The Declaration of Dependence

Here’s today’s column, continued in the extended entry.

The Declaration of Dependence

WE HOLD these truths to be self-evident, that all search
engines are not created equal, that they are endowed by their creators with
certain unalienable qualities, that among these are Spidering, Indexing and the
Pursuit of Monetization through text ads with a maximum width of 35 characters
per line.

This doctrine of inequality can be best expressed as the
Declaration of Dependence, whereby the masses grow increasingly dependent on
Google to provide answers for every query imaginable. It’s against this backdrop
that a new movement is arising from various search industry pundits to stand up
for the little guys — even when the most prominent little guys (Microsoft,
Yahoo, AOL, and IAC) have a combined market capitalization of over $400 billion.

Among those at the vanguard of this movement is a quixotic hero,
Charles Knight (whose name is perfect for serving as our Mr. Quixote). He
launched the Alt Search Engines blog with a quest
to educate the world about the thousands of lesser-known search engines, the
plucky bench players who never garner enough votes for the all-star teams.

Last month, Knight proposed “A Day
Without Google
,” encouraging searchers to spend a day without their safety
net. Given the important role search engines play in people’s lives, search
engine promiscuity is a noble pursuit. Granted, it’s possible such promiscuity
wouldn’t affect the engines’ market share in the slightest. How many Pepsi
Challenges would a Coke drinker need to try before he’d change his consumption
habits? As personalized search gains steam, expect the barriers for switching
engines to rise even higher. Consider the “My TiVo Gets Me” ad campaign — when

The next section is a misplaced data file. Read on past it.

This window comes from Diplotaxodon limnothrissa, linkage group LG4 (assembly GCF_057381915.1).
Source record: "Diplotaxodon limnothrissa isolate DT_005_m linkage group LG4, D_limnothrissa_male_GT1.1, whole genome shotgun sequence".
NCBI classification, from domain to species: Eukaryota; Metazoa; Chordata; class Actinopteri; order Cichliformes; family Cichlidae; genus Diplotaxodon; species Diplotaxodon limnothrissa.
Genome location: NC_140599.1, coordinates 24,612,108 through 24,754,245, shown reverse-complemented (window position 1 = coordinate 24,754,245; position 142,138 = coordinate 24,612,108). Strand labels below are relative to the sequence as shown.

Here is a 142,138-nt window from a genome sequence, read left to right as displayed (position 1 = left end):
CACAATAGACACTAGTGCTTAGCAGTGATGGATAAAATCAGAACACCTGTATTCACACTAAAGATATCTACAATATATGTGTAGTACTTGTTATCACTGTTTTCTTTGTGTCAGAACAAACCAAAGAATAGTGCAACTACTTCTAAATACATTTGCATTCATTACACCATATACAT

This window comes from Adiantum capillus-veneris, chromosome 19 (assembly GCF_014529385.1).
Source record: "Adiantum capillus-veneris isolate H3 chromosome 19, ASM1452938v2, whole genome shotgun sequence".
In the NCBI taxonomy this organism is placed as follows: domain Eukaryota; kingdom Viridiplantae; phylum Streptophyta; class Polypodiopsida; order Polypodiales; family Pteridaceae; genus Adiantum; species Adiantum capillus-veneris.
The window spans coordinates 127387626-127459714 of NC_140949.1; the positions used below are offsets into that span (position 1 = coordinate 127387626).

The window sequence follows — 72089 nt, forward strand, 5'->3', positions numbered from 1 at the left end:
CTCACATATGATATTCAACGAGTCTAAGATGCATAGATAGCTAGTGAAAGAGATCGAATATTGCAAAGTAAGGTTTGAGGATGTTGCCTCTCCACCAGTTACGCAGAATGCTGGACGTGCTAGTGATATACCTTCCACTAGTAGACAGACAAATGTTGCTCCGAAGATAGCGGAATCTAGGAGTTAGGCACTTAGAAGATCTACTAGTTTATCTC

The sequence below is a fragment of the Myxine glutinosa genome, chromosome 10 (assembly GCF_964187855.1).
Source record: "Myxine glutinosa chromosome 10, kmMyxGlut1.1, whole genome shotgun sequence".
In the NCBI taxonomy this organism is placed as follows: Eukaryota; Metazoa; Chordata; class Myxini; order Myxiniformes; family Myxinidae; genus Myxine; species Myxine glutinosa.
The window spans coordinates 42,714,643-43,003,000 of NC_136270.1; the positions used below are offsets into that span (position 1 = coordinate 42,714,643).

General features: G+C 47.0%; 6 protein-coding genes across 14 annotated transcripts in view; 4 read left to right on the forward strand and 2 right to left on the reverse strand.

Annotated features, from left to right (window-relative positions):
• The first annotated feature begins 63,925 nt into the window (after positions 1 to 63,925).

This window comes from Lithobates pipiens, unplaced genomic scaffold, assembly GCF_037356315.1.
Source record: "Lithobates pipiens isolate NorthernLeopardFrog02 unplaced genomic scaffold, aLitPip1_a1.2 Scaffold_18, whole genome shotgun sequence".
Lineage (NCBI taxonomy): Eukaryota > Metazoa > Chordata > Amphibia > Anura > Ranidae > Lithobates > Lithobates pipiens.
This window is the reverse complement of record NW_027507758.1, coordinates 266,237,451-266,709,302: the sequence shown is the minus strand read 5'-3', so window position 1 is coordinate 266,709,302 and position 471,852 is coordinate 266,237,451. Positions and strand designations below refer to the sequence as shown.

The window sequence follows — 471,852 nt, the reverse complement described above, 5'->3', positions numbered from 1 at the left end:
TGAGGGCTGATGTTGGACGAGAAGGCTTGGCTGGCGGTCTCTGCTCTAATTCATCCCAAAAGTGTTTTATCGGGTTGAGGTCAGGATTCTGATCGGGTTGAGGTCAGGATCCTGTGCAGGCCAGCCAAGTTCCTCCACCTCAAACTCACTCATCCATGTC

you think your engine really gets you, the search engine’s power shifts from a
technological advantage (which another can always usurp) to an emotional
advantage (a much harder feat to mimic).

It’s one thing for consumers to have their habits, but what about
those more vested in the search industry? Do we need our own Day Without Google
or a similar cause célèbre? Danny Sullivan offered his own challenge on Search
Engine Land dubbed “Google-Free Fridays.”
Inspired by “A Day Without Google,” Mr. Sullivan proposes using one of the other
top five engines each Friday in July, starting with AOL on July 6, and then
moving to Ask.com, Windows Live, and ultimately Yahoo at the month’s end.

While the idea of expanding one’s search horizons is worth
spreading, Search Engine Land missed a chance to speak out to search engine
marketing professionals specifically. For those in the business, there shouldn’t
be a need for Google-Free Fridays. Marketers should make use of multiple engines
regularly, as they’ll find a number of benefits:

 

  • Brand monitoring: How well does your site rank in various engines for
    queries related to your business? Does the copy reflect your positioning? Are
    the wording and links current?

 

  • Competitive intelligence: Which sites appear for queries related to
    your business, both in the natural and paid search results? Are there
    competitors on the first page of search results you hadn’t considered?

 

  • Consumer empathy: Use your consumers’ search engines and queries, and
    even search on the peak days and times for your visitors — anything to get into
    their mindset.

 

  • Productivity: You might find you prefer certain engines for different
    types of searches. You might also discover certain shortcuts speed up how
    quickly you can access certain engines. For instance, there’s a setting with
    Google Desktop where you can click the CTRL key twice to bring up a box to enter
    a query for Google’s main engine, while you can set up Yahoo with instant search to access answers to
    search queries as you type.

If you’re only relying on one search engine, you’re not doing your
job. Whether it takes a reminder such as Sullivan’s, bookmarking other engines
or downloading their toolbars to make them more accessible, you need to branch
beyond your default, even if it’s just a few queries every week or two on other
engines.

Such experimentation might not change your mind about your
favorite. All the major engines and quite a few of the up-and-comers have their
strengths, so it’s easy to rationalize sticking with what you have. It’s a
Declaration of Dependence we all can sign proudly.

And for the support of this Declaration, we mutually pledge to
each engine our Queries, our Fortunes and our sacred Search History.